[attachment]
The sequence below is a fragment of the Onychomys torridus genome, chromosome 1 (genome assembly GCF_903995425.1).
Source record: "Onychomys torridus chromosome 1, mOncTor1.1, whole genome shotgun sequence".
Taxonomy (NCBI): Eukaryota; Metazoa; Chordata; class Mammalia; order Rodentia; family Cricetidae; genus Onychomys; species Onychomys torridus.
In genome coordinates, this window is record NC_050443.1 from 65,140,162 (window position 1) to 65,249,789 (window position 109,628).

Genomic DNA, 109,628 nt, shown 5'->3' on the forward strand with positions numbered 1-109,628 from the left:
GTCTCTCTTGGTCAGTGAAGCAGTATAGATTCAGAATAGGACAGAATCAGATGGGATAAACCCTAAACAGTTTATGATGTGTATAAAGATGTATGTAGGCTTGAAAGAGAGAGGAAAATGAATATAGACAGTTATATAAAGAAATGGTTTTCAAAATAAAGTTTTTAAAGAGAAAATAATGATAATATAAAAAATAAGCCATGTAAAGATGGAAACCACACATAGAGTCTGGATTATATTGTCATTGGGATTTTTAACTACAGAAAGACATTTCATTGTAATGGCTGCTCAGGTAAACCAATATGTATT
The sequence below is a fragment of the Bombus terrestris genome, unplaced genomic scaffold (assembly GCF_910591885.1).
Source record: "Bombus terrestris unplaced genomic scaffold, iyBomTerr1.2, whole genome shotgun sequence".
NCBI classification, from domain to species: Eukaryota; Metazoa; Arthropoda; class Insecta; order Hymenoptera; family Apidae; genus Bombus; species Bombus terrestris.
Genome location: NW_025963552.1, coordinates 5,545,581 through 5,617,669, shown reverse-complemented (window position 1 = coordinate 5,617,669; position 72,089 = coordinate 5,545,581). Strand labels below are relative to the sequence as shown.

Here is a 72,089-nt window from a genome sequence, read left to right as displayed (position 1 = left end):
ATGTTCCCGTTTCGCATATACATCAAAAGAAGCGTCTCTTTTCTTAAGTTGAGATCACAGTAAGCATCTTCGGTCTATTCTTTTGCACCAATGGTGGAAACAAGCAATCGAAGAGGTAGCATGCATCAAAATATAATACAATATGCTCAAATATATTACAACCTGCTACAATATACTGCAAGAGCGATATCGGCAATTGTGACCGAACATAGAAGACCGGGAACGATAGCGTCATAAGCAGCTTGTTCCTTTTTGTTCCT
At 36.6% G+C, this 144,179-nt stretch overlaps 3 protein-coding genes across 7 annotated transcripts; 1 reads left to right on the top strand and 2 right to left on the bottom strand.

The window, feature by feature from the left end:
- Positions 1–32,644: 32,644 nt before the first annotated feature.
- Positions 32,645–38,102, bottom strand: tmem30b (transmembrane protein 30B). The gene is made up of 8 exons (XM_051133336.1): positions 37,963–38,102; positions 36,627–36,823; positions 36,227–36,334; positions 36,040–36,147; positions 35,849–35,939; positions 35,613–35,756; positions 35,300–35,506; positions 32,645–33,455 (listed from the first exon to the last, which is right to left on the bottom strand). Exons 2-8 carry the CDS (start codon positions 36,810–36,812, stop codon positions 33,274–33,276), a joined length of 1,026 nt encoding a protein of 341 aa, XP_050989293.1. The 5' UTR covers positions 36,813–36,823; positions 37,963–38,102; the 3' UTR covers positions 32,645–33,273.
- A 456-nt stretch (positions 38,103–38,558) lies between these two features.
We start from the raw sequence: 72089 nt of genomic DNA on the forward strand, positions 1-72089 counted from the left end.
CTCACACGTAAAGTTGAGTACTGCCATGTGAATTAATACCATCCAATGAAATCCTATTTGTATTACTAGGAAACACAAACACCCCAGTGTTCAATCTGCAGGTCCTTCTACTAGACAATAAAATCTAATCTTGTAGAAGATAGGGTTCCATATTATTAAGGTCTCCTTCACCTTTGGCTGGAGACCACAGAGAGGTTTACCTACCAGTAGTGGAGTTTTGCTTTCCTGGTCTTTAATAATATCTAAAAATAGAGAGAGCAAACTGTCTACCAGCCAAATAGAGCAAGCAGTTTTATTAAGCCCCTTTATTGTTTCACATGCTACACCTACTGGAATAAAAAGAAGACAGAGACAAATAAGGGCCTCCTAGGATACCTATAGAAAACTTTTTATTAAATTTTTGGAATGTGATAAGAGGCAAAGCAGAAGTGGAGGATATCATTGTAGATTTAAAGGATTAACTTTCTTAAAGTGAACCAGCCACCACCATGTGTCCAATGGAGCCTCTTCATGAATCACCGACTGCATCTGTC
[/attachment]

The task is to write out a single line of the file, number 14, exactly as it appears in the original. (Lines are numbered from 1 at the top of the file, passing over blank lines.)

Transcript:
The window, feature by feature from the left end: